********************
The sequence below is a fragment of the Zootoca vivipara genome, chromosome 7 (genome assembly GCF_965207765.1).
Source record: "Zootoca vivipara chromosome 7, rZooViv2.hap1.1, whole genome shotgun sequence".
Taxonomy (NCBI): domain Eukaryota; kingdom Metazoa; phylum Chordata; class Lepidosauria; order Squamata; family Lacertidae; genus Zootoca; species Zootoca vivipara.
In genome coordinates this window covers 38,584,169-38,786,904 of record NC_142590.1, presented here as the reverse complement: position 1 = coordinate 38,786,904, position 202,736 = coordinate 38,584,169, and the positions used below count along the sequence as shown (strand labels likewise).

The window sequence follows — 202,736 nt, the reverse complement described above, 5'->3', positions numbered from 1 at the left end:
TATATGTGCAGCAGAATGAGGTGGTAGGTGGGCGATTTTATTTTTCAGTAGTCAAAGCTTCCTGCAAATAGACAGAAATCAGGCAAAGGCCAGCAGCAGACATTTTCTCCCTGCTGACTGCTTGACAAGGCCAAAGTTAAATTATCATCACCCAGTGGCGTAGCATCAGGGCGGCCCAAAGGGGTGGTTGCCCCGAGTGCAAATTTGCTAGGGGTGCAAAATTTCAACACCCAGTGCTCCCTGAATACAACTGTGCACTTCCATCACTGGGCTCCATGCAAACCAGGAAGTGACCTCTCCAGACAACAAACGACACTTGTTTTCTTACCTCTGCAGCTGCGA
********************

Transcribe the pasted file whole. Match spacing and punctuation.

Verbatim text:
The sequence below is a fragment of the Zootoca vivipara genome, chromosome 7 (genome assembly GCF_965207765.1).
Source record: "Zootoca vivipara chromosome 7, rZooViv2.hap1.1, whole genome shotgun sequence".
Taxonomy (NCBI): domain Eukaryota; kingdom Metazoa; phylum Chordata; class Lepidosauria; order Squamata; family Lacertidae; genus Zootoca; species Zootoca vivipara.
In genome coordinates this window covers 38,584,169-38,786,904 of record NC_142590.1, presented here as the reverse complement: position 1 = coordinate 38,786,904, position 202,736 = coordinate 38,584,169, and the positions used below count along the sequence as shown (strand labels likewise).

The window sequence follows — 202,736 nt, the reverse complement described above, 5'->3', positions numbered from 1 at the left end:
TATATGTGCAGCAGAATGAGGTGGTAGGTGGGCGATTTTATTTTTCAGTAGTCAAAGCTTCCTGCAAATAGACAGAAATCAGGCAAAGGCCAGCAGCAGACATTTTCTCCCTGCTGACTGCTTGACAAGGCCAAAGTTAAATTATCATCACCCAGTGGCGTAGCATCAGGGCGGCCCAAAGGGGTGGTTGCCCCGAGTGCAAATTTGCTAGGGGTGCAAAATTTCAACACCCAGTGCTCCCTGAATACAACTGTGCACTTCCATCACTGGGCTCCATGCAAACCAGGAAGTGACCTCTCCAGACAACAAACGACACTTGTTTTCTTACCTCTGCAGCTGCGA